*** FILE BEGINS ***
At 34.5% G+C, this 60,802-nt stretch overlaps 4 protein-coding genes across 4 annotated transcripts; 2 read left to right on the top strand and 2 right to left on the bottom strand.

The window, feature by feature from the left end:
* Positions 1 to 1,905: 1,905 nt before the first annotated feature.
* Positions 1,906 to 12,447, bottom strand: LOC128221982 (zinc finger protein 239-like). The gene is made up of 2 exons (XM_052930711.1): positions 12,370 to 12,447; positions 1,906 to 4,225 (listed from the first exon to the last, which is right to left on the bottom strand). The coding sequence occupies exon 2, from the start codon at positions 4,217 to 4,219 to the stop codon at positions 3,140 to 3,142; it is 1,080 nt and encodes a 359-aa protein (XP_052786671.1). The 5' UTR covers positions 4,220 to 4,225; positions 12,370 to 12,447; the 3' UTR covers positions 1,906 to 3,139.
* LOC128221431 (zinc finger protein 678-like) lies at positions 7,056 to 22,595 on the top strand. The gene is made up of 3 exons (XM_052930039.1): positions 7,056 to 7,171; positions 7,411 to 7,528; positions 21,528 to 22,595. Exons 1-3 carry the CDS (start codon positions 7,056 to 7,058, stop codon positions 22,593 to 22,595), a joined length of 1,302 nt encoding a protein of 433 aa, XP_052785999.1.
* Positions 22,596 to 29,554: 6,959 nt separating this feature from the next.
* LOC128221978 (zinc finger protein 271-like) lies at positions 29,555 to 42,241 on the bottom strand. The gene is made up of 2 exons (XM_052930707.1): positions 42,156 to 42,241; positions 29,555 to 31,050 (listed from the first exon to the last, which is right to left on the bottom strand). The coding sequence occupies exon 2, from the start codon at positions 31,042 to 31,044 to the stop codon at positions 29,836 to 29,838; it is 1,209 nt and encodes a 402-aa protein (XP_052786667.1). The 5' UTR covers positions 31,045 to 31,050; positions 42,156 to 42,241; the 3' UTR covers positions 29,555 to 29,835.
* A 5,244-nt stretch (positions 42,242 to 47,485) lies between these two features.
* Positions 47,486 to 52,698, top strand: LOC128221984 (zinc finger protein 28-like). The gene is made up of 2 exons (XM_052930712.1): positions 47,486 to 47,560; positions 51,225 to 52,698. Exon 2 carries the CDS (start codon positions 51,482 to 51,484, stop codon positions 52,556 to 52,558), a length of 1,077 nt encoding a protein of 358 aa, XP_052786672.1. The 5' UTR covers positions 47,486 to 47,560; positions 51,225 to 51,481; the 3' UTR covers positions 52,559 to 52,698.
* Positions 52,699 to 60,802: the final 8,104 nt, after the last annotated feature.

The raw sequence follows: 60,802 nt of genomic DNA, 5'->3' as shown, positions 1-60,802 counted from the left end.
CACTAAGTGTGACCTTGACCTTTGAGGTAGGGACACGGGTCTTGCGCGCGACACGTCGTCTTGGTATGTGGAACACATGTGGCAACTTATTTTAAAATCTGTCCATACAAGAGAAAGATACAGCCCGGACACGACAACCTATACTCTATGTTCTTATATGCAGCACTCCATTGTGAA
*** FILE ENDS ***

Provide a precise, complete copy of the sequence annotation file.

At 34.5% G+C, this 60,802-nt stretch overlaps 4 protein-coding genes across 4 annotated transcripts; 2 read left to right on the top strand and 2 right to left on the bottom strand.

The window, feature by feature from the left end:
* Positions 1 to 1,905: 1,905 nt before the first annotated feature.
* Positions 1,906 to 12,447, bottom strand: LOC128221982 (zinc finger protein 239-like). The gene is made up of 2 exons (XM_052930711.1): positions 12,370 to 12,447; positions 1,906 to 4,225 (listed from the first exon to the last, which is right to left on the bottom strand). The coding sequence occupies exon 2, from the start codon at positions 4,217 to 4,219 to the stop codon at positions 3,140 to 3,142; it is 1,080 nt and encodes a 359-aa protein (XP_052786671.1). The 5' UTR covers positions 4,220 to 4,225; positions 12,370 to 12,447; the 3' UTR covers positions 1,906 to 3,139.
* LOC128221431 (zinc finger protein 678-like) lies at positions 7,056 to 22,595 on the top strand. The gene is made up of 3 exons (XM_052930039.1): positions 7,056 to 7,171; positions 7,411 to 7,528; positions 21,528 to 22,595. Exons 1-3 carry the CDS (start codon positions 7,056 to 7,058, stop codon positions 22,593 to 22,595), a joined length of 1,302 nt encoding a protein of 433 aa, XP_052785999.1.
* Positions 22,596 to 29,554: 6,959 nt separating this feature from the next.
* LOC128221978 (zinc finger protein 271-like) lies at positions 29,555 to 42,241 on the bottom strand. The gene is made up of 2 exons (XM_052930707.1): positions 42,156 to 42,241; positions 29,555 to 31,050 (listed from the first exon to the last, which is right to left on the bottom strand). The coding sequence occupies exon 2, from the start codon at positions 31,042 to 31,044 to the stop codon at positions 29,836 to 29,838; it is 1,209 nt and encodes a 402-aa protein (XP_052786667.1). The 5' UTR covers positions 31,045 to 31,050; positions 42,156 to 42,241; the 3' UTR covers positions 29,555 to 29,835.
* A 5,244-nt stretch (positions 42,242 to 47,485) lies between these two features.
* Positions 47,486 to 52,698, top strand: LOC128221984 (zinc finger protein 28-like). The gene is made up of 2 exons (XM_052930712.1): positions 47,486 to 47,560; positions 51,225 to 52,698. Exon 2 carries the CDS (start codon positions 51,482 to 51,484, stop codon positions 52,556 to 52,558), a length of 1,077 nt encoding a protein of 358 aa, XP_052786672.1. The 5' UTR covers positions 47,486 to 47,560; positions 51,225 to 51,481; the 3' UTR covers positions 52,559 to 52,698.
* Positions 52,699 to 60,802: the final 8,104 nt, after the last annotated feature.

The raw sequence follows: 60,802 nt of genomic DNA, 5'->3' as shown, positions 1-60,802 counted from the left end.
CACTAAGTGTGACCTTGACCTTTGAGGTAGGGACACGGGTCTTGCGCGCGACACGTCGTCTTGGTATGTGGAACACATGTGGCAACTTATTTTAAAATCTGTCCATACAAGAGAAAGATACAGCCCGGACACGACAACCTATACTCTATGTTCTTATATGCAGCACTCCATTGTGAA